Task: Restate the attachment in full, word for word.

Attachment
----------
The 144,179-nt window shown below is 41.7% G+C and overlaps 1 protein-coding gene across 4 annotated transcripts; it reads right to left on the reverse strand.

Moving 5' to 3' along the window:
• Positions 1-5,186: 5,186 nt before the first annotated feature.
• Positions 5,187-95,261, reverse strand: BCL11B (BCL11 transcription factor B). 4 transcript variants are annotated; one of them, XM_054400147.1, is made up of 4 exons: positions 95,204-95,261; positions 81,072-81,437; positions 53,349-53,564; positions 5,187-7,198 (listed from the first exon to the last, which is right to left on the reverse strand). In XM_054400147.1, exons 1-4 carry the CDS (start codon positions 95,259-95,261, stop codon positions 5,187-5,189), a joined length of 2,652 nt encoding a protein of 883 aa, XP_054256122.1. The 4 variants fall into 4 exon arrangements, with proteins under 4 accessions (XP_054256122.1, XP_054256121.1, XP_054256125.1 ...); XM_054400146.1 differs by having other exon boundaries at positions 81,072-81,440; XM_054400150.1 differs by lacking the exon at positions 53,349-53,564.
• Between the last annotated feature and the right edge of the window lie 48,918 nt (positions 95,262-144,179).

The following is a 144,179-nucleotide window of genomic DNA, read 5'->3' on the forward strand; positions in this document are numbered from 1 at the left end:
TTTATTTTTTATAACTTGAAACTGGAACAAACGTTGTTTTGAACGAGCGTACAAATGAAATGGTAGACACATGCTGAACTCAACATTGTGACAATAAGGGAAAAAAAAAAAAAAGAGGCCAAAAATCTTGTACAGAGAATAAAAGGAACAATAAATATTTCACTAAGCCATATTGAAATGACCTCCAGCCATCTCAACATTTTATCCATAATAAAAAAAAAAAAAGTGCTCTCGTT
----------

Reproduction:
The 144,179-nt window shown below is 41.7% G+C and overlaps 1 protein-coding gene across 4 annotated transcripts; it reads right to left on the reverse strand.

Moving 5' to 3' along the window:
• Positions 1-5,186: 5,186 nt before the first annotated feature.
• Positions 5,187-95,261, reverse strand: BCL11B (BCL11 transcription factor B). 4 transcript variants are annotated; one of them, XM_054400147.1, is made up of 4 exons: positions 95,204-95,261; positions 81,072-81,437; positions 53,349-53,564; positions 5,187-7,198 (listed from the first exon to the last, which is right to left on the reverse strand). In XM_054400147.1, exons 1-4 carry the CDS (start codon positions 95,259-95,261, stop codon positions 5,187-5,189), a joined length of 2,652 nt encoding a protein of 883 aa, XP_054256122.1. The 4 variants fall into 4 exon arrangements, with proteins under 4 accessions (XP_054256122.1, XP_054256121.1, XP_054256125.1 ...); XM_054400146.1 differs by having other exon boundaries at positions 81,072-81,440; XM_054400150.1 differs by lacking the exon at positions 53,349-53,564.
• Between the last annotated feature and the right edge of the window lie 48,918 nt (positions 95,262-144,179).

The following is a 144,179-nucleotide window of genomic DNA, read 5'->3' on the forward strand; positions in this document are numbered from 1 at the left end:
TTTATTTTTTATAACTTGAAACTGGAACAAACGTTGTTTTGAACGAGCGTACAAATGAAATGGTAGACACATGCTGAACTCAACATTGTGACAATAAGGGAAAAAAAAAAAAAAGAGGCCAAAAATCTTGTACAGAGAATAAAAGGAACAATAAATATTTCACTAAGCCATATTGAAATGACCTCCAGCCATCTCAACATTTTATCCATAATAAAAAAAAAAAAAGTGCTCTCGTT